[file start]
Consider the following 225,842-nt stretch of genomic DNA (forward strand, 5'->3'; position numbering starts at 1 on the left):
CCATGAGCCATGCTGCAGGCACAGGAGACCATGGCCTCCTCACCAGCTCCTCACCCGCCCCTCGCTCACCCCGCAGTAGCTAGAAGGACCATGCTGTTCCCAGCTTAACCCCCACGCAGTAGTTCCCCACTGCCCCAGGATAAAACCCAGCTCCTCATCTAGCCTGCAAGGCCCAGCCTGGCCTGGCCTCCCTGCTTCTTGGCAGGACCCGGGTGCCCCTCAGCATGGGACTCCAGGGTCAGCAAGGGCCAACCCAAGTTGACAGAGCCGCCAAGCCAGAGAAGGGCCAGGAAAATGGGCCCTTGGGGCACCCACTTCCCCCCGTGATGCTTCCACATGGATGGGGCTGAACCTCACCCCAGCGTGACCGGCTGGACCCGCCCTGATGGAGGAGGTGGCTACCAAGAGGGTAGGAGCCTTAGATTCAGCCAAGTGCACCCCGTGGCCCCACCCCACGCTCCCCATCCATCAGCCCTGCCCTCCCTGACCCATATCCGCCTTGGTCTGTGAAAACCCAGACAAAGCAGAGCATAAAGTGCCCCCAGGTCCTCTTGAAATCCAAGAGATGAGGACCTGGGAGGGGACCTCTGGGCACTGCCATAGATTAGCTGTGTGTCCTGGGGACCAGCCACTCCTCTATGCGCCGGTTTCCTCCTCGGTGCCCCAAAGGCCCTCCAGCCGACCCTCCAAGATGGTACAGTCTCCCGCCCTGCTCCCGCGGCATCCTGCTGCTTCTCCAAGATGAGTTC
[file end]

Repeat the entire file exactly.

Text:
Consider the following 225,842-nt stretch of genomic DNA (forward strand, 5'->3'; position numbering starts at 1 on the left):
CCATGAGCCATGCTGCAGGCACAGGAGACCATGGCCTCCTCACCAGCTCCTCACCCGCCCCTCGCTCACCCCGCAGTAGCTAGAAGGACCATGCTGTTCCCAGCTTAACCCCCACGCAGTAGTTCCCCACTGCCCCAGGATAAAACCCAGCTCCTCATCTAGCCTGCAAGGCCCAGCCTGGCCTGGCCTCCCTGCTTCTTGGCAGGACCCGGGTGCCCCTCAGCATGGGACTCCAGGGTCAGCAAGGGCCAACCCAAGTTGACAGAGCCGCCAAGCCAGAGAAGGGCCAGGAAAATGGGCCCTTGGGGCACCCACTTCCCCCCGTGATGCTTCCACATGGATGGGGCTGAACCTCACCCCAGCGTGACCGGCTGGACCCGCCCTGATGGAGGAGGTGGCTACCAAGAGGGTAGGAGCCTTAGATTCAGCCAAGTGCACCCCGTGGCCCCACCCCACGCTCCCCATCCATCAGCCCTGCCCTCCCTGACCCATATCCGCCTTGGTCTGTGAAAACCCAGACAAAGCAGAGCATAAAGTGCCCCCAGGTCCTCTTGAAATCCAAGAGATGAGGACCTGGGAGGGGACCTCTGGGCACTGCCATAGATTAGCTGTGTGTCCTGGGGACCAGCCACTCCTCTATGCGCCGGTTTCCTCCTCGGTGCCCCAAAGGCCCTCCAGCCGACCCTCCAAGATGGTACAGTCTCCCGCCCTGCTCCCGCGGCATCCTGCTGCTTCTCCAAGATGAGTTC